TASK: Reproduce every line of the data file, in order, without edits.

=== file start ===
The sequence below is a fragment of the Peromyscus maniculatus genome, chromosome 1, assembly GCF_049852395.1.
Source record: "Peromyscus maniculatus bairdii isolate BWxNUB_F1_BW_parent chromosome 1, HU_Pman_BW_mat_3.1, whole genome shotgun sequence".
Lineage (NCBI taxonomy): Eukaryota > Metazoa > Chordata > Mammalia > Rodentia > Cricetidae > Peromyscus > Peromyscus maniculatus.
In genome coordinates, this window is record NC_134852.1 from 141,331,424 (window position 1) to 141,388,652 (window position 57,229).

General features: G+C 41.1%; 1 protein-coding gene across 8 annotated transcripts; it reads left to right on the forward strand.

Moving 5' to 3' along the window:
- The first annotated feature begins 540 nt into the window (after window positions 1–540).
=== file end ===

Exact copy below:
The sequence below is a fragment of the Peromyscus maniculatus genome, chromosome 1, assembly GCF_049852395.1.
Source record: "Peromyscus maniculatus bairdii isolate BWxNUB_F1_BW_parent chromosome 1, HU_Pman_BW_mat_3.1, whole genome shotgun sequence".
Lineage (NCBI taxonomy): Eukaryota > Metazoa > Chordata > Mammalia > Rodentia > Cricetidae > Peromyscus > Peromyscus maniculatus.
In genome coordinates, this window is record NC_134852.1 from 141,331,424 (window position 1) to 141,388,652 (window position 57,229).

General features: G+C 41.1%; 1 protein-coding gene across 8 annotated transcripts; it reads left to right on the forward strand.

Moving 5' to 3' along the window:
- The first annotated feature begins 540 nt into the window (after window positions 1–540).